Posted in January 2013 - written by Michael Carroll
A short history
Braid conducted a series of experiments where the subjects were instructed to gaze steadily at an object. He discovered the fixation of eyes produced a trance-like state. His first technique was to hold a small bright object between 8 to 16 inches (20cm-40cm) in front of his subjects’ eyes so that the eyes became strained, after which the eyelids would often close spontaneously. Believing that the ‘sleep’ resulted from fatigue of the eyes he concluded that the phenomena was a form of sleep.
Dr Braid named the phenomena after Hypnos, the Greek god of sleep and master of dreams. As he continued with his experiments however he found he achieved trance states by suggestions alone. But by 1847 he discovered that all the major phenomena of hypnotism such as catalepsy, anesthesia and amnesia could be induced without sleep. Realising his choice of the term hypnosis had been a mistake; he tried to rename it to monoideism. The term hypnosis stuck. Braid is the grandfather of hypnosis in the sense of the process and name.
Freud studied hypnosis with Dr Jean Charcot in 1886 who at the time believed hypnosis and hysteria had similar qualities. Charcot thought he could use hypnosis as a means of inducing the hysteric state in people he was treating. Charcot did not consider hypnosis a cure. Freud initially used hypnosis as means to help people uncover what he considered to be repressed memories. Later in his career he dropped hypnosis in favour of free association. Freud described the unconscious mind as a store house of repressed memories and repressed sexual desires.
During the early part of the 20th century several experimenters explored the phenomena of hypnosis. Milton Erickson made the most valuable contribution in terms of research and discovering applications for health. Erickson was a psychiatrist who was interested in the clinical applications of hypnosis. Erickson believed patients were patients because they are out of rapport with their unconscious mind. He believed the unconscious had all the resources for healing emotional and physiological issues.
Trance is a naturally occurring state
Trance is a natural every day occurring event. Biologically the state of trance is similar to the hypnogogic state (transition from waking to sleeping). There is a considerable amount of research indicating strong similarities between hypnosis and dreaming. Throughout the day and night we cycle through biological rhythms known as ultradian rhythms. During ultradian rhythm transitions we go ‘off-line’, this is like a trance state. An example of this is when you are watching TV and your mind wanders, your attention is on your own internal world.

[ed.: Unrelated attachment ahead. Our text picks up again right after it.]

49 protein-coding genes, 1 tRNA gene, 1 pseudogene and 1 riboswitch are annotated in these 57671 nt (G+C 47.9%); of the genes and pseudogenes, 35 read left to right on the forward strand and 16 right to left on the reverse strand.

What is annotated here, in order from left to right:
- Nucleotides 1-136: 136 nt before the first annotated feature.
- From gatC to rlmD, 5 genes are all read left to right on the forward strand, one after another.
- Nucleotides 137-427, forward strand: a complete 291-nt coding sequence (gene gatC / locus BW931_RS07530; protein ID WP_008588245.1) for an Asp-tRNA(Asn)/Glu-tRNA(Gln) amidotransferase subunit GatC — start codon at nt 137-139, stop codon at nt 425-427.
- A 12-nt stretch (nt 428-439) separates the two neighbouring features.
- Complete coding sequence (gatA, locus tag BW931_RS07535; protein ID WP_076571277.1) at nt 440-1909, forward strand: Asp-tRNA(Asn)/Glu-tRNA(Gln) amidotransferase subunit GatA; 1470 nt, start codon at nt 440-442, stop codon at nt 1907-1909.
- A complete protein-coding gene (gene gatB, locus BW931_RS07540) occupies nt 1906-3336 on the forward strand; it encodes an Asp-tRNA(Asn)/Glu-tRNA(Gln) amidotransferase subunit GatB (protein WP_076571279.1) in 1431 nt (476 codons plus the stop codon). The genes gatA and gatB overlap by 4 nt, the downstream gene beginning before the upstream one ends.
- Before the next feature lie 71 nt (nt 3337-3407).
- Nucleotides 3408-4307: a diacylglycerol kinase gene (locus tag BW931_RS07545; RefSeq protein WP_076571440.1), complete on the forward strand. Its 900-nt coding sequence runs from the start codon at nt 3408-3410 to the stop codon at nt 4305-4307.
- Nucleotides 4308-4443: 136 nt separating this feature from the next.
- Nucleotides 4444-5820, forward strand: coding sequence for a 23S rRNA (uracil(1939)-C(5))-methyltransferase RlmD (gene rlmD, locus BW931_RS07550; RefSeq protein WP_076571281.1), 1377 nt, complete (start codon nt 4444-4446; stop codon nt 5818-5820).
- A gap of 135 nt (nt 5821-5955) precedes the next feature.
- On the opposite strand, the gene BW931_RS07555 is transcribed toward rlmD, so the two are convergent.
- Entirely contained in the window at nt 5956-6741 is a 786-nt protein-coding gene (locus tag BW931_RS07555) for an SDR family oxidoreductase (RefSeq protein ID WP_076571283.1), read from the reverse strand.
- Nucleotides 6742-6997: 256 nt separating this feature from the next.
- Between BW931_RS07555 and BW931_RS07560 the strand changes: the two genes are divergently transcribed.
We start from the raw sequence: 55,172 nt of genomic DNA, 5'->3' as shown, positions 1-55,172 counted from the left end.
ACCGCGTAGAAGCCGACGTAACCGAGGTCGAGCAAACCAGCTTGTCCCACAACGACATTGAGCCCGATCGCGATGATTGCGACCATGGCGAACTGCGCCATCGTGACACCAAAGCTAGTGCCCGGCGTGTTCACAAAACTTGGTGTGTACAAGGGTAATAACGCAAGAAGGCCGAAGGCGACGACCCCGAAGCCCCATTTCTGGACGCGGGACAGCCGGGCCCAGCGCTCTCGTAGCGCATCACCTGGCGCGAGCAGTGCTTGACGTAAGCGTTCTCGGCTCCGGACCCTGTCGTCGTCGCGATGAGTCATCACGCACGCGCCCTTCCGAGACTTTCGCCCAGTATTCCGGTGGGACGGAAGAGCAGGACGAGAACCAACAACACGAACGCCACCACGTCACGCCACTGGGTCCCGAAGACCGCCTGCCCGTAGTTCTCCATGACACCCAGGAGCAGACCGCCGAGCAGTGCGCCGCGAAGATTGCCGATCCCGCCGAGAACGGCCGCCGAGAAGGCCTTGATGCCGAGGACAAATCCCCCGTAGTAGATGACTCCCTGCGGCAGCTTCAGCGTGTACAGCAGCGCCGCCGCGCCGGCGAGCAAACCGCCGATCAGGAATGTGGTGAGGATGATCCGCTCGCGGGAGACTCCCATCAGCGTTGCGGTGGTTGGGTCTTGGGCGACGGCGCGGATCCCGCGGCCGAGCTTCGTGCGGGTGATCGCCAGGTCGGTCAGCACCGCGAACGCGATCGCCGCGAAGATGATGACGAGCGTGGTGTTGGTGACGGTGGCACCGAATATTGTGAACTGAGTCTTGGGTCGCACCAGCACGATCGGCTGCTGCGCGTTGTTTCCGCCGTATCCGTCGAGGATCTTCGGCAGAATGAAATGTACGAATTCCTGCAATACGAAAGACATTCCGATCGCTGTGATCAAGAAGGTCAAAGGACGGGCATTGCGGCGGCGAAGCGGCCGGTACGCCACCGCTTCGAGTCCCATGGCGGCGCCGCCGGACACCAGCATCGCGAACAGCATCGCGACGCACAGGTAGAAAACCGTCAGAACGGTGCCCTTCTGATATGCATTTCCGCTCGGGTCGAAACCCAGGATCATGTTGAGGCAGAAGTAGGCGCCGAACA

When your attention is again brought to the external stimuli, you realise you have no conscious awareness of the TV programme. We have these internal moments at least every ninety minutes. Ericksonian hypnosis is about inducing and amplifying such states. Wellness and its converse are also states that have hypnotic tendencies. You could argue that dis-ease is a form of trance induced as a consequence of life circumstances. With hypnosis we harness a healing trance to move on from illness and maintain wellbeing.
Milton Erickson described trance as where you are narrowly focused and paying attention to what is immediately important. In this narrowly focused state you can access memories and resources that you have long since forgotten. Trance is usually an internally focused, amplified state. In trance the boundaries between the hypnotist and the subject blur so that the subject will follow the hypnotist’s lead.
Conscious and Unconscious Mind
All of human experience is mediated through the nervous system. The nervous system is a vast network that includes billions of neurological connections. When we talk of the mind, we refer to the totality of the result of potential connections within the human nervous system. In hypnosis and NLP we create a metaphor of the mind being in two segments, a conscious mind and an unconscious mind.
Philosopher René Descartes did not have access to neuroscience in the seventeenth century when he hypothesised that mental experiences are separate from body experiences. This mind-body dualism was widely adapted by many scientists and psychologists for some three hundred years. Very few (if any) scientists now hold true the dualism presented by Descartes.
However, a lot of psychological approaches have been built upon an alleged superiority of conscious thinking, with therapists using methods to get the clients to think and talk their way out of a problem. The challenge is, as you will read in the next paragraphs, thinking and its derivate talking (conscious mind), is such a small part of the intelligence of the whole mind that therapies that are restricted solely to conscious mind analysis are not successful.